Cook Islands Conservation

Cook Islanders have long lived in close harmony with their environment and the islands are regarded as some of the cleanest in the Pacific. The islands support more than 400 plant varieties, among them the moreare frangipani (tipani), bougainvillaea (taria), heliconias (tiare parata’ito), marigolds (merekoro) and the famous gardenia (tiare Maori).

Takitumu Conservation Area
Located on the south-eastern side of inland Rarotonga, the Takitumu Conservation Area covers 155 hectares of upland forest, scrub and fernland, and has played a major role in protecting one of the world’s rarest landbirds, the kakerori (Rarotongan flycatcher) which has now been successfully transferred to the island of Atiu. Takitimu Conservation Area also provides birdwatchers with a chance to see and hear other native birdlife, including the unique i’oi (Rarotonga starling) and kukupa (fruit dove) native birds, and the introduced myna and long-tailed cuckoo (karavia). Takitimu Conservation Area contains 70% of all the plant species found in inland Rarotonga, including the neinei (fitchia), the Rarotongan orchid and the rare ground orchid. If you wish to explore this forest area, you must find an experienced guide to take you through one of the traditional paved tracks. Phone Takitumu Nature Walk, phone (682) 29 906.

REAP - The Save Our Shores/Adopt-a-Beach/Project AWARE campaign
People are encouraged not to litter and to recycle aluminium cans, glass and plastic bottles. Rubbish drums and green recycle bins are located around the island.

Ra'ui Marine Reserves
Ra'ui is a traditional conservation system that prohibits access to allow the rejuvenation of natural resources. Five marine Ra'ui are in place in the lagoon on Rarotonga to protect the marine environment and allow marine plants and animals an opportunity to grow and breed, and to spread to other parts of the lagoon and sea. The total Ra'ui area accounts for about 8% of the reef circumference of Rarotonga. Swimming and snorkelling are permitted in Ra'ui areas but the harvest of marine life, particularly those traditionally used for food, is restricted or prohibited. Markers have been placed on the boundaries in the lagoon to identify the Ra’ui areas. Blue signposts on the roadside also indicate areas under Ra'ui.

  • Tikioki – snorkelling, swimming and glass-bottom boat cruises are popular in this area due to the abundance of wildlife. You can expect to see at least 80 different fish species, numerous invertebrates and more than 30 species of marine plants and corals.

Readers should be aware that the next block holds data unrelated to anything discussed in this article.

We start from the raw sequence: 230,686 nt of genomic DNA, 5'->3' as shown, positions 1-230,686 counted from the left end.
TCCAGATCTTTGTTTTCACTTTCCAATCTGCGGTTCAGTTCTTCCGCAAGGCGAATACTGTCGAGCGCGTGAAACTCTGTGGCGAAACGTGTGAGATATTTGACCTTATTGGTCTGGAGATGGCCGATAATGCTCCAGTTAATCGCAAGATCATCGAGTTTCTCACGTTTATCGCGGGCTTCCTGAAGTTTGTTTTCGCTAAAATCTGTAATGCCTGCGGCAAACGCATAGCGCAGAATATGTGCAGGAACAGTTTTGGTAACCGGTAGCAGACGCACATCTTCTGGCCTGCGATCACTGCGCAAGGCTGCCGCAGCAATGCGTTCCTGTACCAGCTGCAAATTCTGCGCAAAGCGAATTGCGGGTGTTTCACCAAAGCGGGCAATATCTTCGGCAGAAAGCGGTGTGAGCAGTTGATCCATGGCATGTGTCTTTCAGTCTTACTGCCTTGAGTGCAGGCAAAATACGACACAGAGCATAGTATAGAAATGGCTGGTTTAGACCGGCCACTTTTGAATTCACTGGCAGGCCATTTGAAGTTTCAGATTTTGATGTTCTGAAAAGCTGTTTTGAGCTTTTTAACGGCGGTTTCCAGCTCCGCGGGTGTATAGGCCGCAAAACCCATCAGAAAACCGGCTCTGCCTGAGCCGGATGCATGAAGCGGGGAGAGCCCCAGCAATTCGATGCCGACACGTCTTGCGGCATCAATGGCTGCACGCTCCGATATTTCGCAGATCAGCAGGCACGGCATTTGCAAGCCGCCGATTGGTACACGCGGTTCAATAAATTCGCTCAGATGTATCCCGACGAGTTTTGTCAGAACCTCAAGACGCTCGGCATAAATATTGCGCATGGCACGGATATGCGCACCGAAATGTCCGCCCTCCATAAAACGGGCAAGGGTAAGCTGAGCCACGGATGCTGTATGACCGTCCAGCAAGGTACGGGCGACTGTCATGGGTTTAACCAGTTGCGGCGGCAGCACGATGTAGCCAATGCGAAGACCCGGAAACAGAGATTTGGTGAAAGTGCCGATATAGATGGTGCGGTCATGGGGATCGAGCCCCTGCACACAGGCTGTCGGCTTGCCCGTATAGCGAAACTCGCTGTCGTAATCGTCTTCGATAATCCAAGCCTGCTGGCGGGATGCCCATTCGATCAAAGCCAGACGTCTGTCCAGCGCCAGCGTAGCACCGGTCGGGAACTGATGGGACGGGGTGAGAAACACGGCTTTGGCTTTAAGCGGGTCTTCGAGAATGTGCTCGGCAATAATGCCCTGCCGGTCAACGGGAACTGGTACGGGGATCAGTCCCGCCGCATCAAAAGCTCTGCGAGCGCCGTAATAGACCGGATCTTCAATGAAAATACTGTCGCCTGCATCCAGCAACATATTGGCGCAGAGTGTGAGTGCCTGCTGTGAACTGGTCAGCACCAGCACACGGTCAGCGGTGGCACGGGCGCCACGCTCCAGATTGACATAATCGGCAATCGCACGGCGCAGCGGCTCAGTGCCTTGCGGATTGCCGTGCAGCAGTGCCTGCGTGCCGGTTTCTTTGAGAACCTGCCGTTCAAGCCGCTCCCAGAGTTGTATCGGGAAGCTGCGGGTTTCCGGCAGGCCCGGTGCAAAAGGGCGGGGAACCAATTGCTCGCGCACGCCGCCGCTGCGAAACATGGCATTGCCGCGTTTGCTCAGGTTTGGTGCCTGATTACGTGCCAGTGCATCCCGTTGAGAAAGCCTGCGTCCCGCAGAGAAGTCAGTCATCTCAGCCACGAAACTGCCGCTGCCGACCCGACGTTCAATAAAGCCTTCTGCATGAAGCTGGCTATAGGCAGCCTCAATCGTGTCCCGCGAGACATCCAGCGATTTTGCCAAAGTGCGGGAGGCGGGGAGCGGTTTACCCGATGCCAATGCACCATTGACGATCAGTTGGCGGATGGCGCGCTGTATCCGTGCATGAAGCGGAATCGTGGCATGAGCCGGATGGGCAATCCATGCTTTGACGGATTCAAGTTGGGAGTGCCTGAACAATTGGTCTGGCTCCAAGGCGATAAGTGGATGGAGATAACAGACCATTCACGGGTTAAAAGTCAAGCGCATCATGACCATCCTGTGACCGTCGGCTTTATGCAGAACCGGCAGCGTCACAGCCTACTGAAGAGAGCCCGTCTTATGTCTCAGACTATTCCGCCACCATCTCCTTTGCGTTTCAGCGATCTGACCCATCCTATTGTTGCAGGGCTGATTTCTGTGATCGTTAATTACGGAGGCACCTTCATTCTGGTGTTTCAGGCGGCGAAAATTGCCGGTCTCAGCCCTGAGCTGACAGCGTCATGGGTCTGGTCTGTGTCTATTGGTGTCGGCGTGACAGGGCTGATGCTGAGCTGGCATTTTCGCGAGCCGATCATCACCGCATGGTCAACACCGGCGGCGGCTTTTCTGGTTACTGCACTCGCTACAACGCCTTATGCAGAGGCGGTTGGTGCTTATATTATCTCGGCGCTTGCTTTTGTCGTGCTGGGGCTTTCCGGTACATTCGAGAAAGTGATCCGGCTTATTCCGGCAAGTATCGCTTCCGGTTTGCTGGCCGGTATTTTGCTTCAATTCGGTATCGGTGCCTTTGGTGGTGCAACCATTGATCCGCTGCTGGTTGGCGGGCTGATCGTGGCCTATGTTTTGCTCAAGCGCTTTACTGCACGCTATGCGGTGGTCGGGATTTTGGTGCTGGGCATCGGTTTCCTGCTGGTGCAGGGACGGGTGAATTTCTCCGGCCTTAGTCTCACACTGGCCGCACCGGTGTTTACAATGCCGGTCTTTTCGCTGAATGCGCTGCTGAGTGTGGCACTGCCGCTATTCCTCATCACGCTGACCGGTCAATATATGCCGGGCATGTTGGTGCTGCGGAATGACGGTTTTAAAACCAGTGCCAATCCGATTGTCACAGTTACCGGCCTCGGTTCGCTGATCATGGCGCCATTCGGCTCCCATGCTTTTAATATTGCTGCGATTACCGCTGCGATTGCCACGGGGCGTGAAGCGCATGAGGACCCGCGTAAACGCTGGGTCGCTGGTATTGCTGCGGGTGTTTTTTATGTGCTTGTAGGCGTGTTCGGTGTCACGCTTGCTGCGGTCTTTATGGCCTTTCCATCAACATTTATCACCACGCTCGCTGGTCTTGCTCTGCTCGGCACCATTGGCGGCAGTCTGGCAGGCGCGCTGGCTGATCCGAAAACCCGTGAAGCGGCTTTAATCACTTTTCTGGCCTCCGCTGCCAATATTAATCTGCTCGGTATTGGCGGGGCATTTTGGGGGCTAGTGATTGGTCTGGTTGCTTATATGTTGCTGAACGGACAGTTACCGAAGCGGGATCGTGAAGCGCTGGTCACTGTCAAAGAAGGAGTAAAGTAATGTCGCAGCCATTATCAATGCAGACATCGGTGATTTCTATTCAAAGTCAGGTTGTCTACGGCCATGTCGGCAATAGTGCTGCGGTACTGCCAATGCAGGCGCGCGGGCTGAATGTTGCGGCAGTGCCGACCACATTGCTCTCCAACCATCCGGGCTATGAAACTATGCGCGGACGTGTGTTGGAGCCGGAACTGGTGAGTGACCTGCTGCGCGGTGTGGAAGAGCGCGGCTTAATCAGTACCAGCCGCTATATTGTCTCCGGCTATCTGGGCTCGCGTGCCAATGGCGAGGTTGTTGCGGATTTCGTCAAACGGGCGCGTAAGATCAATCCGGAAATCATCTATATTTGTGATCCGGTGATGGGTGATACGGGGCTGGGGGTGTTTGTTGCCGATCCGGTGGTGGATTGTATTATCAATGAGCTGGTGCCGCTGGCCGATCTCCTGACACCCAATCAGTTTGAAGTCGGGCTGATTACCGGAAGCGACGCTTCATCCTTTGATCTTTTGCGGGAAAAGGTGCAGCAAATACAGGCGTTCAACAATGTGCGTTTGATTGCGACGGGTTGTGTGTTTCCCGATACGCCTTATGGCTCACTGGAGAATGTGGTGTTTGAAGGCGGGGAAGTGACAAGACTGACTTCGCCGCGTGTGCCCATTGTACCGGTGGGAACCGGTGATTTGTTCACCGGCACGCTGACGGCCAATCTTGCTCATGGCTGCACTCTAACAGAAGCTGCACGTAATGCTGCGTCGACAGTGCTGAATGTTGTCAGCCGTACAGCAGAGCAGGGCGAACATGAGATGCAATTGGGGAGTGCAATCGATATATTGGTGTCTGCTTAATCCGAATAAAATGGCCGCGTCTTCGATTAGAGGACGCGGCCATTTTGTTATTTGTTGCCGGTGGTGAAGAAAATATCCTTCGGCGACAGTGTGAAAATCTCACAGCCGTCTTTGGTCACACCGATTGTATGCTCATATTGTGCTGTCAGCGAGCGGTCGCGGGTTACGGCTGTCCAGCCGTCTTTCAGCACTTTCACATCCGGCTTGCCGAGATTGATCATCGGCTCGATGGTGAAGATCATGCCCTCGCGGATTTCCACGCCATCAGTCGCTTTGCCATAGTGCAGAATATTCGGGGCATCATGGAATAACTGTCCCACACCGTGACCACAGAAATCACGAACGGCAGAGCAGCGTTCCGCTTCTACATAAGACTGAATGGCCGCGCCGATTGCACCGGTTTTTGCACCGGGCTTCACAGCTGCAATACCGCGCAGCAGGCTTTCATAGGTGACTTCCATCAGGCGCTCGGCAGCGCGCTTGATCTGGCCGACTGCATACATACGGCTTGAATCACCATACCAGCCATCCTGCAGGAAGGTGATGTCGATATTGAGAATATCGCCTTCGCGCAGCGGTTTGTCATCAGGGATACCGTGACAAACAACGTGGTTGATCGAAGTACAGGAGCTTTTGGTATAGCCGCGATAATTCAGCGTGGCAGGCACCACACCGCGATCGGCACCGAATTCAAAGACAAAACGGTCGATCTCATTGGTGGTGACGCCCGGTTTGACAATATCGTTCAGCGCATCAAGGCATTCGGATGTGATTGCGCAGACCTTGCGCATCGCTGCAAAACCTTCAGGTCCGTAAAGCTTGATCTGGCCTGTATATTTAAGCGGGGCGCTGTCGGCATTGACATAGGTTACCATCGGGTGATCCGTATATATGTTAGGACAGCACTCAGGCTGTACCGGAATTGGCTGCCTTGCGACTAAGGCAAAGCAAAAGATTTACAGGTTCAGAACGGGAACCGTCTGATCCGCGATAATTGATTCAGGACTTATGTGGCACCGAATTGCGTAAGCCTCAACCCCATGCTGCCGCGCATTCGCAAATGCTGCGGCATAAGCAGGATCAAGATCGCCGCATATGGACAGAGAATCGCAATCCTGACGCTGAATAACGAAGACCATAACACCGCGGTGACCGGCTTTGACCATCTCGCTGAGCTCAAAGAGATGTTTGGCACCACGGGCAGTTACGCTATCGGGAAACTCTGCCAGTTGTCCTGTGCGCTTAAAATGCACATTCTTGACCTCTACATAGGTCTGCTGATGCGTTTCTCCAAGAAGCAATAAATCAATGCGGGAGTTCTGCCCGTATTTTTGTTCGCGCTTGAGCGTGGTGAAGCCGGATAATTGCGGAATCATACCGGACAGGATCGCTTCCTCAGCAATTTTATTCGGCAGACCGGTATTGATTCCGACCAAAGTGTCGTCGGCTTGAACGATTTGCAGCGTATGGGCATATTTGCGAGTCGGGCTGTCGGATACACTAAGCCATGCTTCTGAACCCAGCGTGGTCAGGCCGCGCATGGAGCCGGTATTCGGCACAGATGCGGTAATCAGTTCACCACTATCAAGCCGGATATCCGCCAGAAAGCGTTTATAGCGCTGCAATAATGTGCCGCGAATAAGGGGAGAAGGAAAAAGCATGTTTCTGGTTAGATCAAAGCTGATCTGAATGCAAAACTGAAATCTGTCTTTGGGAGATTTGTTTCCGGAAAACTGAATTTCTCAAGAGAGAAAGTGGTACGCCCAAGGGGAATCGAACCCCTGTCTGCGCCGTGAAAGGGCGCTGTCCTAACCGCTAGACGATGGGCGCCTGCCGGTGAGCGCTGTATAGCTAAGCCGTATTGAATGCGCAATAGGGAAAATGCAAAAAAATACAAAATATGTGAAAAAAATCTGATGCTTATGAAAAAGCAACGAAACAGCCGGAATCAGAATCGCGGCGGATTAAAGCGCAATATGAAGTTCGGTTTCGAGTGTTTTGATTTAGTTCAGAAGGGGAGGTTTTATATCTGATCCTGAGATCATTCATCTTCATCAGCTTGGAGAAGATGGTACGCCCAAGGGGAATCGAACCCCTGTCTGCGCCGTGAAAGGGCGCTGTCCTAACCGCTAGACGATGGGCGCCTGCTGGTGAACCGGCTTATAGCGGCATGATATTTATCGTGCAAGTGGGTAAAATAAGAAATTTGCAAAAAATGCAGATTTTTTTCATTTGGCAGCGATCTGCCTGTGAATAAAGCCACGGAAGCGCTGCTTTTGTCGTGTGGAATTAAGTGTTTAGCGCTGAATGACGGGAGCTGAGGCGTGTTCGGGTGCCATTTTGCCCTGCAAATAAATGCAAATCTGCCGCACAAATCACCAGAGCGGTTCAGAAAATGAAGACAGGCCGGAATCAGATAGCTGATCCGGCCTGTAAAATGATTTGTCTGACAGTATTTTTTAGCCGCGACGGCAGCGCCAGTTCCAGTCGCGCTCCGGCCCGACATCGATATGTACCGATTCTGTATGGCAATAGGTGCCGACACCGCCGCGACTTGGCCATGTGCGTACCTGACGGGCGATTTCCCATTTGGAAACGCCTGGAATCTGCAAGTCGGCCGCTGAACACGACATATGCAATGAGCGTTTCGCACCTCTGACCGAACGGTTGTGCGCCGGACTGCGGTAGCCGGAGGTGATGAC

• Aroko/Nukupure - The most unique feature of this area is the tidal saltmarsh consisting of kiukiu (saltwater paspalum grass) and mauku tatau tai (sedge).
  • It is a breeding ground for several species of fish and crab, and has one of the few remaining populations of a native date mussel species. Rare migratory birds such as the bar tail godwits and sanderlings also use this area.
  • Matavera/Pouara - This area contains various invertebrate reef species including kina/vana (long-spine urchins), rori (sea-cucumber), paua (elongate clam) and ariri (trochus family).
  • Nikao - This reserve includes extensive reef flats that provide an important habitat for marine invertebrates including ariri/ungakoa/trochus, kina, paua, rori, trochus, ungakoa and vana.
  • Kavera – The Kavera Ra’ui is 44.6 hectares and extends from the high water mark to 30m beyond the reef. It includes a popular beach.

The traditional Maori name for any large whale is To’ora. Humpback whales, famous for their mysterious singing and amazing acrobatics, migrate through the Cook Islands every year from July to the end of October, passing very close to shore. These humpbacks travel more than 6000 kilometres to their tropical breeding grounds across the southern hemisphere (Australia, South America, Africa and the Pacific Islands). Last century the whaling industry exploited the whales for their blubber, which was heated in large iron pots to extract the oil for export. The whaling era is remembered today by the relics on display at the Whale Research & Education Centre. Located within walking distance of town, it is open to the public with educational presentations, films, books and displays. Whales are now protected within the 2 million square kilometre whale sanctuary established in the Cook Islands in 2001. Because the whales come so close to the islands, the best whale watching is from the shore and the reef from July to October. The locals say, 'In the Cook Islands we don't go to the whales, the whales come to us.'